Bio: Director of Texas A&M’s Initiative for Digital Humanities, Media, and Culture, Laura Mandell is Project Director of the Poetess Archive, an online scholarly edition and database of women poets, 1750-1900 ( http://www.poetessarchive.org), Director of 18thConnect (http://www.18thConnect.org), and Director of ARC (http://www.ar-c.org), the Advanced Research Consortium overseeing NINES, 18thConnect, and MESA. Her current research involves improving OCR software for early modern and 18th-c. texts via high performance and cluster computing (http://emop.tamu.edu) and, as part of the NovelTM grant participants (http://novel-tm.ca) investigating methods for analyzing big data. She is the author of Breaking the Book: Print Humanities in the Digital Age (2015), Misogynous Economies: The Business of Literature in Eighteenth-Century Britain (1999), a Longman Cultural Edition of The Castle of Otranto and Man of Feeling, and numerous articles primarily about eighteenth-century women writers. An article in New Literary History, “What Is the Matter? What Literary History Neither Hears Nor Sees,” describes how digital work can be used to conduct research into conceptions informing the writing and printing of eighteenth-century poetry. Mandell is co-editor of the Programming For Humanists book series (http://programming.forhumanists.org) and runs the Programming4Humanists Webinar (http://www.programming4humanists.org).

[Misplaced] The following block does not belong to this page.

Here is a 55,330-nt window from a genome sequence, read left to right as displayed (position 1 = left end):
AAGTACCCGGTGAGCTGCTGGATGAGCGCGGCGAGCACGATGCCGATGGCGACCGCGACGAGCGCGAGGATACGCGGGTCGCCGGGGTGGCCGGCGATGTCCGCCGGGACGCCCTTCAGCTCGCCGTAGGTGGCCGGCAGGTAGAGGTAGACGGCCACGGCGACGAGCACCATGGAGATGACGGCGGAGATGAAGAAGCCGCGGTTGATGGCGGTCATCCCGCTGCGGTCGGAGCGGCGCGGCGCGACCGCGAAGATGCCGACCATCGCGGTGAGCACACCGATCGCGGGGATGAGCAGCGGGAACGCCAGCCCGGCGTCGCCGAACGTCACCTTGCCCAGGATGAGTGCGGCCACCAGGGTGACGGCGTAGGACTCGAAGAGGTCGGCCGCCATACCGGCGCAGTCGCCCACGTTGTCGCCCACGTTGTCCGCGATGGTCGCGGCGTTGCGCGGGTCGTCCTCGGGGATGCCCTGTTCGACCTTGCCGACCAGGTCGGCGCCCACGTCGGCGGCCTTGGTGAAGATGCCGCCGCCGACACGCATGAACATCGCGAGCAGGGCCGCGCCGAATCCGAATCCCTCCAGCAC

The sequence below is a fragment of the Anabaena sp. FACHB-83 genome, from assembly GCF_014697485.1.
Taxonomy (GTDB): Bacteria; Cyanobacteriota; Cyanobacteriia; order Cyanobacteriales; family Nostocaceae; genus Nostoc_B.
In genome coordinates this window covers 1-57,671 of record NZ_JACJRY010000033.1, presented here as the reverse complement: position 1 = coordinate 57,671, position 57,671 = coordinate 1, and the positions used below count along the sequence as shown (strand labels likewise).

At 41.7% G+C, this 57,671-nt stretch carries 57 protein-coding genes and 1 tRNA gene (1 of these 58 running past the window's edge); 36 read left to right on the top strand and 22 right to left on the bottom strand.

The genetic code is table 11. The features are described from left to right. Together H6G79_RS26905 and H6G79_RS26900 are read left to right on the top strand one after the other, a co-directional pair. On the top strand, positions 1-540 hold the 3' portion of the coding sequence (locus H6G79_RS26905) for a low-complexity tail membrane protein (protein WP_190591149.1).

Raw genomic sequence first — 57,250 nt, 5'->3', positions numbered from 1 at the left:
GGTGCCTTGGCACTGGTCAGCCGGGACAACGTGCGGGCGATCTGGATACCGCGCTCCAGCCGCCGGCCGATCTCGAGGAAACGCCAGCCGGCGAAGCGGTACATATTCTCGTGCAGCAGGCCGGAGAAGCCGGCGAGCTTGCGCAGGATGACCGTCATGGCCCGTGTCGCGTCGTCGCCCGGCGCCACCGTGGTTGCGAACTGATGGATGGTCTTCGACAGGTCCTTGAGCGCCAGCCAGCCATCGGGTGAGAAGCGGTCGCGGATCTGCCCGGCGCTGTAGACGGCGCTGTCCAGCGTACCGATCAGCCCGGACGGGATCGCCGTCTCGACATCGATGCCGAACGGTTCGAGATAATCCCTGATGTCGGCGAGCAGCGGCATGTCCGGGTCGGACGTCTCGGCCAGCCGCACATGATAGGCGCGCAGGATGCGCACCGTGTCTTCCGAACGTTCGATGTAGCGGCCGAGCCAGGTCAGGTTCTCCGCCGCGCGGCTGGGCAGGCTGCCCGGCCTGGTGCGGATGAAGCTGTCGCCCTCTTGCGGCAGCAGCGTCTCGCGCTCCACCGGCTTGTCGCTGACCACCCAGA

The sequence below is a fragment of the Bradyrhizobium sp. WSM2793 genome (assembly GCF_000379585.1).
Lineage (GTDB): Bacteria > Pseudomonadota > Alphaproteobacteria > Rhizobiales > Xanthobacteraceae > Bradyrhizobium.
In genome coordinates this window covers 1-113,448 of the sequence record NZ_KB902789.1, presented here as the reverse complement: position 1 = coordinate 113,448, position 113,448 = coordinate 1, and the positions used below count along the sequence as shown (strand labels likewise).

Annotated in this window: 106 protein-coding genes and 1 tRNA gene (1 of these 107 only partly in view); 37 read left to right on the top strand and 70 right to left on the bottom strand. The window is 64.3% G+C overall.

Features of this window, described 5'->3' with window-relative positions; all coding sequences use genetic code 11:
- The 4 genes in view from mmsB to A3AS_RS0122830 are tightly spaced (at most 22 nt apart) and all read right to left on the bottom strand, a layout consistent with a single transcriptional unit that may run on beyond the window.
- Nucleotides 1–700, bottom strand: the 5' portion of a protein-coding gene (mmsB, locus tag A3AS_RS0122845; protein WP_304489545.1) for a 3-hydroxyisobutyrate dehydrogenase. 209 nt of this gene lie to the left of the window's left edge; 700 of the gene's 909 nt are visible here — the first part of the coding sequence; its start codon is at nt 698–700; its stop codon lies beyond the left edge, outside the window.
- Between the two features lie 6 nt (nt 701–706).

Candidate Statement: I have for a very long time enjoyed the benefits of ACH’s work in building the field of digital humanities and would very much like to have the opportunity to participate in the work needed to keep ACH as vibrant and strong as it is now. I look forward to supporting ACH’s activities in mentoring, in the annual DH Conference, and in other conferences where ACH has a presence, such as MLA. I would like to promote ACH’s guidance in curriculum development as universities around the world begin to develop DH majors for undergraduates as well as graduate programs.